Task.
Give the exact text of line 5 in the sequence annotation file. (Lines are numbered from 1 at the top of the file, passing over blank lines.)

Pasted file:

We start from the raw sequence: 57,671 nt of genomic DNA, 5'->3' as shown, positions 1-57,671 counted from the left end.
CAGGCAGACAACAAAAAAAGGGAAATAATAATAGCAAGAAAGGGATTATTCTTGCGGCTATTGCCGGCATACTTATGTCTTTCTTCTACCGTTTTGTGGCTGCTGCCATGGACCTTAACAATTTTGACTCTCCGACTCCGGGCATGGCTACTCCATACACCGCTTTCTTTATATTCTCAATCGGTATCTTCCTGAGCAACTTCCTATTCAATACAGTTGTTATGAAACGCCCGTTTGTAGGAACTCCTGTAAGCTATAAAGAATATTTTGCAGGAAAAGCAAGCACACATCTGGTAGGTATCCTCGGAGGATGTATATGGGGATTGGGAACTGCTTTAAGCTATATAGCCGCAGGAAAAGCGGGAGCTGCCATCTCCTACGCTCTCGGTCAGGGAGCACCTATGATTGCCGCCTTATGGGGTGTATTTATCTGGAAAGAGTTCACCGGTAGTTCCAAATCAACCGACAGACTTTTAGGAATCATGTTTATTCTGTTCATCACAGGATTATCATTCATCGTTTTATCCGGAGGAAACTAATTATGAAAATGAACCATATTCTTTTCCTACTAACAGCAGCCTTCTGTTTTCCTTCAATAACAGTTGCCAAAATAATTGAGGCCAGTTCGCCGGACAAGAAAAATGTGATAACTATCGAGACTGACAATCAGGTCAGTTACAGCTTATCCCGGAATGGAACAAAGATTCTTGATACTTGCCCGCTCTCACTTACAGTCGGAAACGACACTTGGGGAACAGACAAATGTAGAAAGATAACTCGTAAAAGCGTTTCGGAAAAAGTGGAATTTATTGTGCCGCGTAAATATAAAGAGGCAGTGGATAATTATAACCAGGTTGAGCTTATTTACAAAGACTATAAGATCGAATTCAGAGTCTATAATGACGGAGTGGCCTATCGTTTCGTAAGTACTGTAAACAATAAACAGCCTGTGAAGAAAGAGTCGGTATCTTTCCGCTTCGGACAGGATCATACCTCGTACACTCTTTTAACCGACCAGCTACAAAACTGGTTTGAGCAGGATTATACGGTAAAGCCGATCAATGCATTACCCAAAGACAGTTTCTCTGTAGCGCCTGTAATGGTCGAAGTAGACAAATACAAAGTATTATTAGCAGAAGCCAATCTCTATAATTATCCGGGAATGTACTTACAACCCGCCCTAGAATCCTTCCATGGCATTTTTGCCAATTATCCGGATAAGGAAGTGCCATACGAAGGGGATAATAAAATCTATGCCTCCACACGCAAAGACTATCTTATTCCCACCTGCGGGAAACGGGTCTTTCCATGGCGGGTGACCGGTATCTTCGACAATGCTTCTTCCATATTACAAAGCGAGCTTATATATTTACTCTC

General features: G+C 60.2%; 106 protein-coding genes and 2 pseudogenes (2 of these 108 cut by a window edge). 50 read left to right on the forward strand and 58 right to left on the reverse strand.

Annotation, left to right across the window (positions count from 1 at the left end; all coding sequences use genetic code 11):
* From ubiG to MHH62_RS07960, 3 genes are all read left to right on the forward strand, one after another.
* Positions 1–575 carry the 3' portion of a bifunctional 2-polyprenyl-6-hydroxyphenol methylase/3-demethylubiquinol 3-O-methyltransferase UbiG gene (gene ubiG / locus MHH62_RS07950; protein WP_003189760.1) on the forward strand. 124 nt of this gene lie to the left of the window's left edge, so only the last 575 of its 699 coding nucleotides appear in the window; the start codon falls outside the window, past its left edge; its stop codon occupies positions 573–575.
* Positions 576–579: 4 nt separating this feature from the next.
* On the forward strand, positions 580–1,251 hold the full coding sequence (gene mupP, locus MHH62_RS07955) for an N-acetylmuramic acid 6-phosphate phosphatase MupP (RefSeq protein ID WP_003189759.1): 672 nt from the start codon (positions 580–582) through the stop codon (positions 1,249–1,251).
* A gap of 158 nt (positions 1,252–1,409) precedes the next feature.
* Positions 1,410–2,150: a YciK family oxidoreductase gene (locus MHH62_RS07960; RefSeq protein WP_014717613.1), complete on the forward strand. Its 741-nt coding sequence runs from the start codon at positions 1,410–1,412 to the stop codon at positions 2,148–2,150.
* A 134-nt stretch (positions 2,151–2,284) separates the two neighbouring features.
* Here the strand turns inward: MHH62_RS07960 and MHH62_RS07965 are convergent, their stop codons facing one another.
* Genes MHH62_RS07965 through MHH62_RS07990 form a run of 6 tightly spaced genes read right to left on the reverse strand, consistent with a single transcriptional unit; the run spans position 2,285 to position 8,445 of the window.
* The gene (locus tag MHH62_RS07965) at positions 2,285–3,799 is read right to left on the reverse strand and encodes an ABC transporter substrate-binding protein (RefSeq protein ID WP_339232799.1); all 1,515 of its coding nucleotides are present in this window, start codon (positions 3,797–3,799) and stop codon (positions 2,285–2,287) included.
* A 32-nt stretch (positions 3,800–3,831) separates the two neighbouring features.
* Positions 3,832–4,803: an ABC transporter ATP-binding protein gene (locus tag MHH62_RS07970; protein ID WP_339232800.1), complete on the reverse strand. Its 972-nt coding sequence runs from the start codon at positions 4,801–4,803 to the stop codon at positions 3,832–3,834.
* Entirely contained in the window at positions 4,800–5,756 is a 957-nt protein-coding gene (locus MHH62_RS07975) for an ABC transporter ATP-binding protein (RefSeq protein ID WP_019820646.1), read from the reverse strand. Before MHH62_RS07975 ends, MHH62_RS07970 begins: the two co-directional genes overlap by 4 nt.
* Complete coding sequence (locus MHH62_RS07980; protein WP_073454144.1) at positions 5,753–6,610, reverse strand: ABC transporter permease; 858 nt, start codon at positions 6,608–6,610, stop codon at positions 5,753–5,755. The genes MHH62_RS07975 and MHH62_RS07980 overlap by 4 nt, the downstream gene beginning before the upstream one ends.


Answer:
* From ubiG to MHH62_RS07960, 3 genes are all read left to right on the forward strand, one after another.